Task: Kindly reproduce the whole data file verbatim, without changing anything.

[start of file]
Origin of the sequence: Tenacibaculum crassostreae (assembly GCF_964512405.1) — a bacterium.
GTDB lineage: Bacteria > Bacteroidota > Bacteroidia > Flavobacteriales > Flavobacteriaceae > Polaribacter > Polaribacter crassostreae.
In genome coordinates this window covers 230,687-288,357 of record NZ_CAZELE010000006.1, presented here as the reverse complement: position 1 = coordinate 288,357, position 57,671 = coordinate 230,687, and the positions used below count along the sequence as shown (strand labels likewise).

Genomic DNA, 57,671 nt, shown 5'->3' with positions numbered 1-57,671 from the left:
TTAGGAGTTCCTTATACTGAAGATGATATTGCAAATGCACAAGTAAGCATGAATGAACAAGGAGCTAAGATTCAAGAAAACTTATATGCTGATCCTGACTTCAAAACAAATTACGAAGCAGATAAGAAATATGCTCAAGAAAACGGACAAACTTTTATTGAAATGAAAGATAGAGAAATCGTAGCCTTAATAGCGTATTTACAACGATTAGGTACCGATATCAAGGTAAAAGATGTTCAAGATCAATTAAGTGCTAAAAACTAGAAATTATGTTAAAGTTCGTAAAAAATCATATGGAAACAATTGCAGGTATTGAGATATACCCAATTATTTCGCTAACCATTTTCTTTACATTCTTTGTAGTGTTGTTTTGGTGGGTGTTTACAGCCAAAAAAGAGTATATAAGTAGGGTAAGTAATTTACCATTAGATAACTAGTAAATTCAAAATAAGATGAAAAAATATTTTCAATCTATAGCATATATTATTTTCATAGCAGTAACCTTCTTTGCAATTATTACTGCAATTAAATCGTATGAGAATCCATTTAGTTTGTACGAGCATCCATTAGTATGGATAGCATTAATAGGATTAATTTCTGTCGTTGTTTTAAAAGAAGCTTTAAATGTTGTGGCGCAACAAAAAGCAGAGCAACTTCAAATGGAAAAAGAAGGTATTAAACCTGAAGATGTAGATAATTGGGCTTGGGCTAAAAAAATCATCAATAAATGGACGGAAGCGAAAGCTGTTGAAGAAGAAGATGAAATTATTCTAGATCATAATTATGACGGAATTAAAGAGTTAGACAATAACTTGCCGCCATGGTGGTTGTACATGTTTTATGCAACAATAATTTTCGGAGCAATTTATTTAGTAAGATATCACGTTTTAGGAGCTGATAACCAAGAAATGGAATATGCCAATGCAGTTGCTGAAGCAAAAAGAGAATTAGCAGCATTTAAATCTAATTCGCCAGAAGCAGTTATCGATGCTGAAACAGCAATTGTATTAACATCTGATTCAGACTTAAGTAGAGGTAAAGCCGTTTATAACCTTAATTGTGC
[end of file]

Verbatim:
Origin of the sequence: Tenacibaculum crassostreae (assembly GCF_964512405.1) — a bacterium.
GTDB lineage: Bacteria > Bacteroidota > Bacteroidia > Flavobacteriales > Flavobacteriaceae > Polaribacter > Polaribacter crassostreae.
In genome coordinates this window covers 230,687-288,357 of record NZ_CAZELE010000006.1, presented here as the reverse complement: position 1 = coordinate 288,357, position 57,671 = coordinate 230,687, and the positions used below count along the sequence as shown (strand labels likewise).

Genomic DNA, 57,671 nt, shown 5'->3' with positions numbered 1-57,671 from the left:
TTAGGAGTTCCTTATACTGAAGATGATATTGCAAATGCACAAGTAAGCATGAATGAACAAGGAGCTAAGATTCAAGAAAACTTATATGCTGATCCTGACTTCAAAACAAATTACGAAGCAGATAAGAAATATGCTCAAGAAAACGGACAAACTTTTATTGAAATGAAAGATAGAGAAATCGTAGCCTTAATAGCGTATTTACAACGATTAGGTACCGATATCAAGGTAAAAGATGTTCAAGATCAATTAAGTGCTAAAAACTAGAAATTATGTTAAAGTTCGTAAAAAATCATATGGAAACAATTGCAGGTATTGAGATATACCCAATTATTTCGCTAACCATTTTCTTTACATTCTTTGTAGTGTTGTTTTGGTGGGTGTTTACAGCCAAAAAAGAGTATATAAGTAGGGTAAGTAATTTACCATTAGATAACTAGTAAATTCAAAATAAGATGAAAAAATATTTTCAATCTATAGCATATATTATTTTCATAGCAGTAACCTTCTTTGCAATTATTACTGCAATTAAATCGTATGAGAATCCATTTAGTTTGTACGAGCATCCATTAGTATGGATAGCATTAATAGGATTAATTTCTGTCGTTGTTTTAAAAGAAGCTTTAAATGTTGTGGCGCAACAAAAAGCAGAGCAACTTCAAATGGAAAAAGAAGGTATTAAACCTGAAGATGTAGATAATTGGGCTTGGGCTAAAAAAATCATCAATAAATGGACGGAAGCGAAAGCTGTTGAAGAAGAAGATGAAATTATTCTAGATCATAATTATGACGGAATTAAAGAGTTAGACAATAACTTGCCGCCATGGTGGTTGTACATGTTTTATGCAACAATAATTTTCGGAGCAATTTATTTAGTAAGATATCACGTTTTAGGAGCTGATAACCAAGAAATGGAATATGCCAATGCAGTTGCTGAAGCAAAAAGAGAATTAGCAGCATTTAAATCTAATTCGCCAGAAGCAGTTATCGATGCTGAAACAGCAATTGTATTAACATCTGATTCAGACTTAAGTAGAGGTAAAGCCGTTTATAACCTTAATTGTGC